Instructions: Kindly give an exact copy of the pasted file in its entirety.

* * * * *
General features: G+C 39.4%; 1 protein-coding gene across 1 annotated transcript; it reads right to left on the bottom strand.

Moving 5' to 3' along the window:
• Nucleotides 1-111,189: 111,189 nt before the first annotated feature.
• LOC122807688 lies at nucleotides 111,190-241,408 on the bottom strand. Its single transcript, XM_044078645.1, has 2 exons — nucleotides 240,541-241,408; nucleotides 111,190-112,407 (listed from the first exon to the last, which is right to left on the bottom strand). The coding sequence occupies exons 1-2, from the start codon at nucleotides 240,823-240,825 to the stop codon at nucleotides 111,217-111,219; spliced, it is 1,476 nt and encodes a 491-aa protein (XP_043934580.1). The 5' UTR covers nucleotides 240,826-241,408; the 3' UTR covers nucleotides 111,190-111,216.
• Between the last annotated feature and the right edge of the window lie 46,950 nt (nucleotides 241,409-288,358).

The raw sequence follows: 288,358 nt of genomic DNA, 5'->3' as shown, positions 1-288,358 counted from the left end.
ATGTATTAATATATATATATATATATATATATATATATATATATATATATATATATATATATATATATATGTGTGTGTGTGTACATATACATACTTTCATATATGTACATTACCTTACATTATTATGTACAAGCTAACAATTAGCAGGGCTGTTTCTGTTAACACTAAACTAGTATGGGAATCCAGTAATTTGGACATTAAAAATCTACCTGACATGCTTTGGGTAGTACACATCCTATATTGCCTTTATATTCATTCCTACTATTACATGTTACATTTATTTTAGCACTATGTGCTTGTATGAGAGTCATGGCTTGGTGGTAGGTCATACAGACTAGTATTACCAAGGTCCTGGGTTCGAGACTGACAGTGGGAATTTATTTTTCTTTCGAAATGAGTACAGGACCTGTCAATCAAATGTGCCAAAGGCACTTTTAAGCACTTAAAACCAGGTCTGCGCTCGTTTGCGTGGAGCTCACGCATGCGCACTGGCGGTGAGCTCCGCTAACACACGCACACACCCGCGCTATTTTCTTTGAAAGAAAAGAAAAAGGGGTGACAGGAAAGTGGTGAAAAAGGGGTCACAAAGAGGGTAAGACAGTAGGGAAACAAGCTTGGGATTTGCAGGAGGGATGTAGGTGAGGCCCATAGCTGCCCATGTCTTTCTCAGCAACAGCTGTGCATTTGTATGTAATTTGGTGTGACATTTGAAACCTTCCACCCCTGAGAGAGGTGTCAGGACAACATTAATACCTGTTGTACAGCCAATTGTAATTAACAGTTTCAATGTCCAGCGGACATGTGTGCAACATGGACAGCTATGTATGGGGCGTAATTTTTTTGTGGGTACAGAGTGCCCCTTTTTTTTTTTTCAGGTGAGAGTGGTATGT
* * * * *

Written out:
General features: G+C 39.4%; 1 protein-coding gene across 1 annotated transcript; it reads right to left on the bottom strand.

Moving 5' to 3' along the window:
• Nucleotides 1-111,189: 111,189 nt before the first annotated feature.
• LOC122807688 lies at nucleotides 111,190-241,408 on the bottom strand. Its single transcript, XM_044078645.1, has 2 exons — nucleotides 240,541-241,408; nucleotides 111,190-112,407 (listed from the first exon to the last, which is right to left on the bottom strand). The coding sequence occupies exons 1-2, from the start codon at nucleotides 240,823-240,825 to the stop codon at nucleotides 111,217-111,219; spliced, it is 1,476 nt and encodes a 491-aa protein (XP_043934580.1). The 5' UTR covers nucleotides 240,826-241,408; the 3' UTR covers nucleotides 111,190-111,216.
• Between the last annotated feature and the right edge of the window lie 46,950 nt (nucleotides 241,409-288,358).

The raw sequence follows: 288,358 nt of genomic DNA, 5'->3' as shown, positions 1-288,358 counted from the left end.
ATGTATTAATATATATATATATATATATATATATATATATATATATATATATATATATATATATATATATGTGTGTGTGTGTACATATACATACTTTCATATATGTACATTACCTTACATTATTATGTACAAGCTAACAATTAGCAGGGCTGTTTCTGTTAACACTAAACTAGTATGGGAATCCAGTAATTTGGACATTAAAAATCTACCTGACATGCTTTGGGTAGTACACATCCTATATTGCCTTTATATTCATTCCTACTATTACATGTTACATTTATTTTAGCACTATGTGCTTGTATGAGAGTCATGGCTTGGTGGTAGGTCATACAGACTAGTATTACCAAGGTCCTGGGTTCGAGACTGACAGTGGGAATTTATTTTTCTTTCGAAATGAGTACAGGACCTGTCAATCAAATGTGCCAAAGGCACTTTTAAGCACTTAAAACCAGGTCTGCGCTCGTTTGCGTGGAGCTCACGCATGCGCACTGGCGGTGAGCTCCGCTAACACACGCACACACCCGCGCTATTTTCTTTGAAAGAAAAGAAAAAGGGGTGACAGGAAAGTGGTGAAAAAGGGGTCACAAAGAGGGTAAGACAGTAGGGAAACAAGCTTGGGATTTGCAGGAGGGATGTAGGTGAGGCCCATAGCTGCCCATGTCTTTCTCAGCAACAGCTGTGCATTTGTATGTAATTTGGTGTGACATTTGAAACCTTCCACCCCTGAGAGAGGTGTCAGGACAACATTAATACCTGTTGTACAGCCAATTGTAATTAACAGTTTCAATGTCCAGCGGACATGTGTGCAACATGGACAGCTATGTATGGGGCGTAATTTTTTTGTGGGTACAGAGTGCCCCTTTTTTTTTTTTCAGGTGAGAGTGGTATGT